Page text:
Heat pump FAQs

How do heat pumps work?

Heat pumps transfer heat energy either into, or out of, of a property. There are three types: air source (the most common), ground source and water source. As their names suggest, they all gather heat from different places, but the heat energy is extracted in a similar way and pumped into the house. They work by extracting latent heat from the air, ground or water, and boosting it to a useable temperature, via a compressor. The heat pump either has a fan which disperses the heat (in the case of air source heat pumps), or it is linked to your radiators. In the summer, air source heat pumps can be run in reverse to remove heat from the air and pump it into your home.

Heat pumps only require a small amount of heat energy to start with; air source heat pumps can extract heat in temperatures as cold as -15 degrees C.

Will a heat pump be enough to provide all my heating?

Yes, if it is sized correctly – there is not much point replacing your heating system with one not big enough for your needs! A good system designer will take your household’s heating requirements into consideration and make sure the heat pump they recommend is big enough to provide the right amount. But, because heat pumps produce heat at a lower temperature, you should also make sure your house is well insulated, and upsize your radiators too – sometimes by around 15%.

How much does a heat pump cost?

The cost of a heat pump depends on the type (air source heat pumps are the cheapest, for instance), and obviously which model/manufacturer you go for. They are not cheap, but it’s worth choosing a good brand – then it should last for several years without causing you any problems!

Air source heat pumps normally cost £6-10,000, ground source heat pumps are more like £13-20,000, and water source heat pumps are somewhere in between. The reduced running costs (compared with other heating systems), combined with RHI payments, mean in many cases you can make your money back after a few years.

How long does it take to install a heat pump?

It depends on the type, and also on the individual property. As a general rule, an air source heat pump normally takes around 3 days to install. A ductless system (without pipes) can be installed in as little as one day. A ground source heat pump will take longer, depending on how much pipework is required, and whether you are digging a trench or a deep borehole, as this involves more drilling.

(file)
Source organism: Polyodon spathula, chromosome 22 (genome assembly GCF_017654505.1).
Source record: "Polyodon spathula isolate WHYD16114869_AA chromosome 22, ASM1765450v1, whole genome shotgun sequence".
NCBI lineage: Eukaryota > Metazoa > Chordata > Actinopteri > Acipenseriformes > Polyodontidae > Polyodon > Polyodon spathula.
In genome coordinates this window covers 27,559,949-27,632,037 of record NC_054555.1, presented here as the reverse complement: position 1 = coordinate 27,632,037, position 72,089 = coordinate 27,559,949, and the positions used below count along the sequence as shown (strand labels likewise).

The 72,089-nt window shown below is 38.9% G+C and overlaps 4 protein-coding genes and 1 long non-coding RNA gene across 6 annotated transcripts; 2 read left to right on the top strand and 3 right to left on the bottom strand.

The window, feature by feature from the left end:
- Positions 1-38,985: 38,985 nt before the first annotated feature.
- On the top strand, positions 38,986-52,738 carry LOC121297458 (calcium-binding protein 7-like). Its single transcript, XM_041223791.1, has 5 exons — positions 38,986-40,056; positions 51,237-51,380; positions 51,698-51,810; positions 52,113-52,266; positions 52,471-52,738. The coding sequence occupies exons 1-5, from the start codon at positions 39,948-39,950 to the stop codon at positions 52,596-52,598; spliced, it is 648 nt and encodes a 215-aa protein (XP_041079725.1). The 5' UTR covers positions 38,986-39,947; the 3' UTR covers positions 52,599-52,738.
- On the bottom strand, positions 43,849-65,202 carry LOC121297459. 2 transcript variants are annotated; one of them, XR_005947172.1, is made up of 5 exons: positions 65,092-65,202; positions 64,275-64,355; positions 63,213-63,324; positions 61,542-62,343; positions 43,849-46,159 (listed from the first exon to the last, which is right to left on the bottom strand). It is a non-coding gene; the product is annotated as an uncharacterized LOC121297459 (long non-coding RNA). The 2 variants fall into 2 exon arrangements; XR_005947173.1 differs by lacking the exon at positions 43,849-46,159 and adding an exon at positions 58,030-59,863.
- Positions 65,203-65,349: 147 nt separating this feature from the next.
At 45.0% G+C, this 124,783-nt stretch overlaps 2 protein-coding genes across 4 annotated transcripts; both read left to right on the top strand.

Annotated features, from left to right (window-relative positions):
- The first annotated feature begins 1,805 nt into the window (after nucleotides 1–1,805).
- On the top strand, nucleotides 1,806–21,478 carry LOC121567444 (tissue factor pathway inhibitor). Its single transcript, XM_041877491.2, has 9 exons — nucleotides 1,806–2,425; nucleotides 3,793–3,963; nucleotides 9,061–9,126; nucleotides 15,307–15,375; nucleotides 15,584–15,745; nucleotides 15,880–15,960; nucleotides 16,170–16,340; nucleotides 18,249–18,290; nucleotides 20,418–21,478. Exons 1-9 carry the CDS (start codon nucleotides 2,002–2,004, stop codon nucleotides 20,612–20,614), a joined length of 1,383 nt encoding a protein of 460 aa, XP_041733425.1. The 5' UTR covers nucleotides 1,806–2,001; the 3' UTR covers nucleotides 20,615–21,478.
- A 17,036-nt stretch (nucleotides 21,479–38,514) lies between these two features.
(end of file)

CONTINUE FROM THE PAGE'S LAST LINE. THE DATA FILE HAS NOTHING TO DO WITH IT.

Can you program a heat pump to come provide heating at certain times?

Yes – it can be used as and when you want to, just like any other heating system. Set your thermostat and timer, and your heat pump will provide heat when it is needed. Some people think it’s more efficient to run heat pumps continuously on a low setting during the winter – but opinions are divided on this. It’s best to ask your installer any questions you have about heating controls, as they will know how best to run your individual system.

What is the lifespan of a heat pump?

Heat pumps can last 15-20 years or longer, providing they are properly maintained.

What maintenance does a heat pump require?

The efficiency of a heat pump can really drop if it is not properly maintained; it is recommended that some parts are checked and cleaned every two weeks. You should clean and change any filters, plus wipe coils and fans (once turned off), as per the manufacturer’s instructions.

You should have your heat pump serviced by a technician once a year. This is a requirement for those claiming RHI payments, but is definitely worth doing even if you’re not. They will catch any problems early on, before they have a chance to damage the system or stop your system running as it should.

Are heat pumps a source of renewable energy?

Almost! They are much greener in comparison to other forms of heating, because they are gathering heat from natural sources; but they still use some electricity to run the compressor. Solar thermal is perhaps the only 100% renewable heating source, and even this contributes to carbon emissions in its manufacturing, so nothing has absolutely no environmental impact! If you are looking for an energy efficient and environmentally-friendly choice, then heat pumps are a good option.

Installing heat pumps

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